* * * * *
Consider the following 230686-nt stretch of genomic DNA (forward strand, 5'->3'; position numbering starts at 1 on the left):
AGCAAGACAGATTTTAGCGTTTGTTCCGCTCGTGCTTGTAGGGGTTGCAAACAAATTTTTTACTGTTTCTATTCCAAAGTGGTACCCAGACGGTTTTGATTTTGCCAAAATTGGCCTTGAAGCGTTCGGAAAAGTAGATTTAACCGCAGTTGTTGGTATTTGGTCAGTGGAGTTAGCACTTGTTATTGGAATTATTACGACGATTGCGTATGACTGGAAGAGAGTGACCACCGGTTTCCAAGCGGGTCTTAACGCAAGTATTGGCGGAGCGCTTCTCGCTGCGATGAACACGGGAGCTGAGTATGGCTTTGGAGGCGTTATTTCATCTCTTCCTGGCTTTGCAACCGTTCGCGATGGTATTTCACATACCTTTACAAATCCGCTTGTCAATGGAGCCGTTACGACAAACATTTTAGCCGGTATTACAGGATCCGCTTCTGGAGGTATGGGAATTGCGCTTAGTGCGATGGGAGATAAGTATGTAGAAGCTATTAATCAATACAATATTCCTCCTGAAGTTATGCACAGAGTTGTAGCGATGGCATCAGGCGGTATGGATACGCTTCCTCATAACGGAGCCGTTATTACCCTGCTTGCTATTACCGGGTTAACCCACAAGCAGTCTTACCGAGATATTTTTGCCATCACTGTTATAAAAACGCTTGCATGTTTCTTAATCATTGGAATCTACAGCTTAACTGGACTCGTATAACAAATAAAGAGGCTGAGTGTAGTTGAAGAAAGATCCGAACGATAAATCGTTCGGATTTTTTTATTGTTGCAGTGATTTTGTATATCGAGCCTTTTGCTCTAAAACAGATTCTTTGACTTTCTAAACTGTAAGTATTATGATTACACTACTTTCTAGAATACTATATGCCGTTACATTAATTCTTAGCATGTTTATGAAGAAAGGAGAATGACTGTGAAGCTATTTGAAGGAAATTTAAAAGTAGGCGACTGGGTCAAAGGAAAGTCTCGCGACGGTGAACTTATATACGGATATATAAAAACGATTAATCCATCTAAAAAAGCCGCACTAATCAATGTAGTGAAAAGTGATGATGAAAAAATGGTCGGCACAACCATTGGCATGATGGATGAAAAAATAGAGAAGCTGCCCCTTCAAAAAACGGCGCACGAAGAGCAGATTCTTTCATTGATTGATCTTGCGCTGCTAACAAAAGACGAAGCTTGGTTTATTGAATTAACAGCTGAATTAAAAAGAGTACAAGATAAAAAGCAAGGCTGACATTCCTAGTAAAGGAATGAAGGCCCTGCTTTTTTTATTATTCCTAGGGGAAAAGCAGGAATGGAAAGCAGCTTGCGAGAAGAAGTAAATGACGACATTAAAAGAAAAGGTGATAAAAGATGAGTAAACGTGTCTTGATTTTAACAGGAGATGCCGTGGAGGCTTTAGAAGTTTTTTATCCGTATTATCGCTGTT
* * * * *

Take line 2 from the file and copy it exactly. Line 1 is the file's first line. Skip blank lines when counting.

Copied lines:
AGCAAGACAGATTTTAGCGTTTGTTCCGCTCGTGCTTGTAGGGGTTGCAAACAAATTTTTTACTGTTTCTATTCCAAAGTGGTACCCAGACGGTTTTGATTTTGCCAAAATTGGCCTTGAAGCGTTCGGAAAAGTAGATTTAACCGCAGTTGTTGGTATTTGGTCAGTGGAGTTAGCACTTGTTATTGGAATTATTACGACGATTGCGTATGACTGGAAGAGAGTGACCACCGGTTTCCAAGCGGGTCTTAACGCAAGTATTGGCGGAGCGCTTCTCGCTGCGATGAACACGGGAGCTGAGTATGGCTTTGGAGGCGTTATTTCATCTCTTCCTGGCTTTGCAACCGTTCGCGATGGTATTTCACATACCTTTACAAATCCGCTTGTCAATGGAGCCGTTACGACAAACATTTTAGCCGGTATTACAGGATCCGCTTCTGGAGGTATGGGAATTGCGCTTAGTGCGATGGGAGATAAGTATGTAGAAGCTATTAATCAATACAATATTCCTCCTGAAGTTATGCACAGAGTTGTAGCGATGGCATCAGGCGGTATGGATACGCTTCCTCATAACGGAGCCGTTATTACCCTGCTTGCTATTACCGGGTTAACCCACAAGCAGTCTTACCGAGATATTTTTGCCATCACTGTTATAAAAACGCTTGCATGTTTCTTAATCATTGGAATCTACAGCTTAACTGGACTCGTATAACAAATAAAGAGGCTGAGTGTAGTTGAAGAAAGATCCGAACGATAAATCGTTCGGATTTTTTTATTGTTGCAGTGATTTTGTATATCGAGCCTTTTGCTCTAAAACAGATTCTTTGACTTTCTAAACTGTAAGTATTATGATTACACTACTTTCTAGAATACTATATGCCGTTACATTAATTCTTAGCATGTTTATGAAGAAAGGAGAATGACTGTGAAGCTATTTGAAGGAAATTTAAAAGTAGGCGACTGGGTCAAAGGAAAGTCTCGCGACGGTGAACTTATATACGGATATATAAAAACGATTAATCCATCTAAAAAAGCCGCACTAATCAATGTAGTGAAAAGTGATGATGAAAAAATGGTCGGCACAACCATTGGCATGATGGATGAAAAAATAGAGAAGCTGCCCCTTCAAAAAACGGCGCACGAAGAGCAGATTCTTTCATTGATTGATCTTGCGCTGCTAACAAAAGACGAAGCTTGGTTTATTGAATTAACAGCTGAATTAAAAAGAGTACAAGATAAAAAGCAAGGCTGACATTCCTAGTAAAGGAATGAAGGCCCTGCTTTTTTTATTATTCCTAGGGGAAAAGCAGGAATGGAAAGCAGCTTGCGAGAAGAAGTAAATGACGACATTAAAAGAAAAGGTGATAAAAGATGAGTAAACGTGTCTTGATTTTAACAGGAGATGCCGTGGAGGCTTTAGAAGTTTTTTATCCGTATTATCGCTGTT